I did turn a few heads as cars passed and they saw an ‘English’ woman driving the buggy. In fact I was passed by my neighbor who I watched do a double take and then not long after that, my husband who really did a double take. He stopped to ask if I was going to take my son to baseball practice! Well, I had planned on it but I learned a very important lesson in buggy travel and that is you get where you’re going when you get there! Your horse only can go so fast and there is not a whole lot you can do about it but sit and watch the world go by!

By the way my neighbor got me out of a bind with my son by taking him to baseball practice so he wasn’t late! He did a double take of me in the buggy and knew my son and his son needed to be at baseball practice so he gave my son a ride. Yeah, I got good neighbors and that means a lot!

You can see some of my artwork inspired by the Amish community in Kidron, Ohio visit www.amish-art.com

About Sue Steiner

I am a professional artist living in the Kidron area. With a farming background and my love for animals and anything agricultural it was a natural fit when Lehman's asked me to paint the murals you see at the Kidron store. My biggest project to date was the mural of a life sized team of Amish work horses at the hitching post in the Buggy barn. I have the pleasure of adding to the murals on an ongoing basis as a painting demonstration during store hours on many Fridays. I also have the pleausre of bringing Ohio Arts and Crafts Guild members to the store for a wide variety of demos. You can find the demo schedule on this web site under the Events tab. It is always a pleasure to be in the store meeting new folks. I find Lehman's customers to be the very best, down to earth people! It is also my pleasure to help network with all the talented artists and crafters in the area.

6 thoughts on “Of Bartering and Buggies

  1. I would love to meet some Amish – we have none around here that I am aware of but I have seen them traveling in their buggies when I travel in their area – what a wonderful way to live but I haven’t the courage to go ‘back’ to that life style. I like my modern appliances too well.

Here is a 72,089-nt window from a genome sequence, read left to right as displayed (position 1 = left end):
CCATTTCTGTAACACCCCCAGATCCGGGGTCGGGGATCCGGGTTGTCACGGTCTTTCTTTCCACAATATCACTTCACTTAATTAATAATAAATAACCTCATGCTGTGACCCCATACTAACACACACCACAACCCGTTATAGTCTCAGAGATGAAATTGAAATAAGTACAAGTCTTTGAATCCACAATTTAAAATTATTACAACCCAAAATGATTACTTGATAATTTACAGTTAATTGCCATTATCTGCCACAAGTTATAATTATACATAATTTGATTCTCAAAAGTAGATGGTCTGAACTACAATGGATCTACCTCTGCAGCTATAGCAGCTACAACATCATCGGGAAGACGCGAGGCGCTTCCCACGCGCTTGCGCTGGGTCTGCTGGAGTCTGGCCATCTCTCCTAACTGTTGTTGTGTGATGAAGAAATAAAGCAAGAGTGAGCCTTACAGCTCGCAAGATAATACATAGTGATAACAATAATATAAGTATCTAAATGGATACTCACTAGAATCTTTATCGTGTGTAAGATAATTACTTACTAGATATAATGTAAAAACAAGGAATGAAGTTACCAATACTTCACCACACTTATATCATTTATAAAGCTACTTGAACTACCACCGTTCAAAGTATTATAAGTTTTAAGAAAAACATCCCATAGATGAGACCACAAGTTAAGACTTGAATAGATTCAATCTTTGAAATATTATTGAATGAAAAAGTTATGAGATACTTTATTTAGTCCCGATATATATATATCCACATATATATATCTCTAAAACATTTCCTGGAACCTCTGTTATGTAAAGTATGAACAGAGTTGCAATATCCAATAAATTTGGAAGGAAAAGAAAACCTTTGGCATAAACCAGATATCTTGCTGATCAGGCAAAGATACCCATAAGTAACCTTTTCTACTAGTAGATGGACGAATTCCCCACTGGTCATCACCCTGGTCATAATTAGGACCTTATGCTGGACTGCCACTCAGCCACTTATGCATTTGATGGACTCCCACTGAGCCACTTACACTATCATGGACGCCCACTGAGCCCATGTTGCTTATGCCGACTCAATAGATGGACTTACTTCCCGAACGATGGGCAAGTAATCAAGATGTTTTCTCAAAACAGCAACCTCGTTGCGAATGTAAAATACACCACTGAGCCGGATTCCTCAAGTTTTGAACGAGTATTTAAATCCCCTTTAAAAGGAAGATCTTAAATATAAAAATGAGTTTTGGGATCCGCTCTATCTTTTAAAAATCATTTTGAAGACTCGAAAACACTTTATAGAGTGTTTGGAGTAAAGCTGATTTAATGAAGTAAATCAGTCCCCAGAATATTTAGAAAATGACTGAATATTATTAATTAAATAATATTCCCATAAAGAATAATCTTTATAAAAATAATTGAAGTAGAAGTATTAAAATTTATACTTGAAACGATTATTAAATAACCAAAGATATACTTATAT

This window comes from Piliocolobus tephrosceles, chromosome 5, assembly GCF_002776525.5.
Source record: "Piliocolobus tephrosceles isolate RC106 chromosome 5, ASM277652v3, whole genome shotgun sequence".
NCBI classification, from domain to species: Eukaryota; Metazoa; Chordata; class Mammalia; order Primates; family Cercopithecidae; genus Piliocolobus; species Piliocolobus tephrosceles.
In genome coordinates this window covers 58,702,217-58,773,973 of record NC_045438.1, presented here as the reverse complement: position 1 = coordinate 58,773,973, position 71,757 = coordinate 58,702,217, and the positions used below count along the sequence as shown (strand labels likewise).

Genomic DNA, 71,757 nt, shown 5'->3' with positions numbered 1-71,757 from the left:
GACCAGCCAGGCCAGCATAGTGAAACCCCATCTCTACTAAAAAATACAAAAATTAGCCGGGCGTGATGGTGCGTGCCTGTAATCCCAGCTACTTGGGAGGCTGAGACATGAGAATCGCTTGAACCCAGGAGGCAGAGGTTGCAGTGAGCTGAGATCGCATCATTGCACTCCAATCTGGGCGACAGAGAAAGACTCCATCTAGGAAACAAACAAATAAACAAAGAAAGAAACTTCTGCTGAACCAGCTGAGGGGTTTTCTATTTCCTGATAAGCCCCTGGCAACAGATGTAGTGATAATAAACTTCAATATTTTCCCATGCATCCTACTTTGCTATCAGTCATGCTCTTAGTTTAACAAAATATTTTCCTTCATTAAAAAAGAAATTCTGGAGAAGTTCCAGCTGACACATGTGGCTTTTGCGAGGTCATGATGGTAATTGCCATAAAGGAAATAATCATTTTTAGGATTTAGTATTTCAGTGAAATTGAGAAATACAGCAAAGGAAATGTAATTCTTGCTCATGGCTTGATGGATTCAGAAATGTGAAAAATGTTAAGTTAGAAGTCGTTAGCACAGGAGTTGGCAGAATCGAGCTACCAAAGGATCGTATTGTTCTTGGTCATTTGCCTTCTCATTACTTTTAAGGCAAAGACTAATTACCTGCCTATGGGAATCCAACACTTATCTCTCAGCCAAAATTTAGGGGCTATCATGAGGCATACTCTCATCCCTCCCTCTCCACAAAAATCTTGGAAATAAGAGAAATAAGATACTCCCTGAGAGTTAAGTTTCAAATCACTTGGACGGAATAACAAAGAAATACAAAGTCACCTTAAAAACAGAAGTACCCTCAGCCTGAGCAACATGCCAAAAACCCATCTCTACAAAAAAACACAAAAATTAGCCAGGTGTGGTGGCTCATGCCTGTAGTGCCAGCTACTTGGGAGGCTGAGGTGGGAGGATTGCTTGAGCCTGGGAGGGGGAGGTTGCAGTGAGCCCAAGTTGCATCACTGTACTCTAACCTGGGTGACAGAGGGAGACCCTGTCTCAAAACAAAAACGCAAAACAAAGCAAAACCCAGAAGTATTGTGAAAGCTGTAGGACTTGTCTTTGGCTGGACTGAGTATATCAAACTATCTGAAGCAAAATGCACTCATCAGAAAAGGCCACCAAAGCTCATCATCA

2. I don’t think I could give up my computer or camera but I could do away with the phone and tv! :) What I like to do is just take the mindset of enjoying simple things by uncomplicating my life and live close to God and nature.

  3. What a great story, Sue. Thanks for sharing. One thing to keep in mind is that, for the Amish, simple living IS their way of life and they look at our busy, sometimes stressed and over-gadgeted lives and probaby think, “Well, I couldn’t live like they do.”

    Glenda

  4. Really enjoyed your story, Sue. We have had Amish neighbors for almost 14 years. We moved to our current residence three years ago. Catty-corner to our house, just up the road a short jaunt, is a small “Amish starter house.” We discovered that the house is usually rented by a newly married Amish couple who live there for about a year, until they start having babies and consequently outgrow the house. So far, three Amish couples have moved in and out of that little house since we first moved into ours. What a delight it has been to get to know them, but how sad to say “good-bye. It seems we finally got to know and enjoy David and Susan, Levi and Fanny, and for the life of me I can’t recall the first couple’s name — but each couple has been friendly, kind, and neighborly — and they share bounty from their garden. David and Levi can be funny, yet serious, too. Their outlook on life, shaped so dramatically by their church and life-style, is refreshingly honest and forthright. We love having Amish neighbors — but we’re still waiting on our buggy ride!

  5. what a wonderful story, I wish I had Amish living in my neighborhood, but I dont believe there are any in NH. I love their life style, sense of family and their beliefs and how they stick to them, Society hasnt made them stray.

  6. Thank you simplefarmgirl. The same things you mentioned are what I admire too about the Amish lifestyle. I find my Amish neighbors to be so refreshing. Actually anyone who is down to earth is refreshing IMO. :)